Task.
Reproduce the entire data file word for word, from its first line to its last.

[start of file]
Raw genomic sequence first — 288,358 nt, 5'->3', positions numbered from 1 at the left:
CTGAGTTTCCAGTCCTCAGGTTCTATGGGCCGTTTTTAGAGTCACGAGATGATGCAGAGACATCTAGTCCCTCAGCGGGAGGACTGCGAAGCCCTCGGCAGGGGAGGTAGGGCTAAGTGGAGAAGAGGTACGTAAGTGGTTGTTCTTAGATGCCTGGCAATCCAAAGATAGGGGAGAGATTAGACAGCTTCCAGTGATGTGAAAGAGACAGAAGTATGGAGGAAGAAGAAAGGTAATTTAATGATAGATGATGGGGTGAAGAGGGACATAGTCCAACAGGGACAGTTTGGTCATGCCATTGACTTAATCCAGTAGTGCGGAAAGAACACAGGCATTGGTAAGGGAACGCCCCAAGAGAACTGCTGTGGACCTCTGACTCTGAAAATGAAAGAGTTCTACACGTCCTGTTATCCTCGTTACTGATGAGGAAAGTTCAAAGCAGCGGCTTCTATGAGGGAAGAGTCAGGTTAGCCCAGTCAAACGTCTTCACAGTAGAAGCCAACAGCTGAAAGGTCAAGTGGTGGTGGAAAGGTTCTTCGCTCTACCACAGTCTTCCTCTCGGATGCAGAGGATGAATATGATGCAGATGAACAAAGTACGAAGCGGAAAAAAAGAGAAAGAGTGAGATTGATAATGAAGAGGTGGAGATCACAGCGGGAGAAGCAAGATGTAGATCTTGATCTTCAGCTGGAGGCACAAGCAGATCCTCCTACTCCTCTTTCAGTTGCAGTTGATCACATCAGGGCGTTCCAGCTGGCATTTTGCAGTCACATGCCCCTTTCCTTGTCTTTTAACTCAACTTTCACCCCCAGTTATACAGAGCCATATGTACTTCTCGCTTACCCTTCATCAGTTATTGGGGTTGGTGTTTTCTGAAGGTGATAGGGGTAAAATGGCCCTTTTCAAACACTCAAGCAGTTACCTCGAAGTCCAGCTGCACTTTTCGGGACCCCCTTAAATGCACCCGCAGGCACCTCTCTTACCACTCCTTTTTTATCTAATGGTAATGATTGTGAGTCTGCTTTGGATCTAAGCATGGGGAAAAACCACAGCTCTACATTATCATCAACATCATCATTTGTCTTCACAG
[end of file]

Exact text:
Raw genomic sequence first — 288,358 nt, 5'->3', positions numbered from 1 at the left:
CTGAGTTTCCAGTCCTCAGGTTCTATGGGCCGTTTTTAGAGTCACGAGATGATGCAGAGACATCTAGTCCCTCAGCGGGAGGACTGCGAAGCCCTCGGCAGGGGAGGTAGGGCTAAGTGGAGAAGAGGTACGTAAGTGGTTGTTCTTAGATGCCTGGCAATCCAAAGATAGGGGAGAGATTAGACAGCTTCCAGTGATGTGAAAGAGACAGAAGTATGGAGGAAGAAGAAAGGTAATTTAATGATAGATGATGGGGTGAAGAGGGACATAGTCCAACAGGGACAGTTTGGTCATGCCATTGACTTAATCCAGTAGTGCGGAAAGAACACAGGCATTGGTAAGGGAACGCCCCAAGAGAACTGCTGTGGACCTCTGACTCTGAAAATGAAAGAGTTCTACACGTCCTGTTATCCTCGTTACTGATGAGGAAAGTTCAAAGCAGCGGCTTCTATGAGGGAAGAGTCAGGTTAGCCCAGTCAAACGTCTTCACAGTAGAAGCCAACAGCTGAAAGGTCAAGTGGTGGTGGAAAGGTTCTTCGCTCTACCACAGTCTTCCTCTCGGATGCAGAGGATGAATATGATGCAGATGAACAAAGTACGAAGCGGAAAAAAAGAGAAAGAGTGAGATTGATAATGAAGAGGTGGAGATCACAGCGGGAGAAGCAAGATGTAGATCTTGATCTTCAGCTGGAGGCACAAGCAGATCCTCCTACTCCTCTTTCAGTTGCAGTTGATCACATCAGGGCGTTCCAGCTGGCATTTTGCAGTCACATGCCCCTTTCCTTGTCTTTTAACTCAACTTTCACCCCCAGTTATACAGAGCCATATGTACTTCTCGCTTACCCTTCATCAGTTATTGGGGTTGGTGTTTTCTGAAGGTGATAGGGGTAAAATGGCCCTTTTCAAACACTCAAGCAGTTACCTCGAAGTCCAGCTGCACTTTTCGGGACCCCCTTAAATGCACCCGCAGGCACCTCTCTTACCACTCCTTTTTTATCTAATGGTAATGATTGTGAGTCTGCTTTGGATCTAAGCATGGGGAAAAACCACAGCTCTACATTATCATCAACATCATCATTTGTCTTCACAG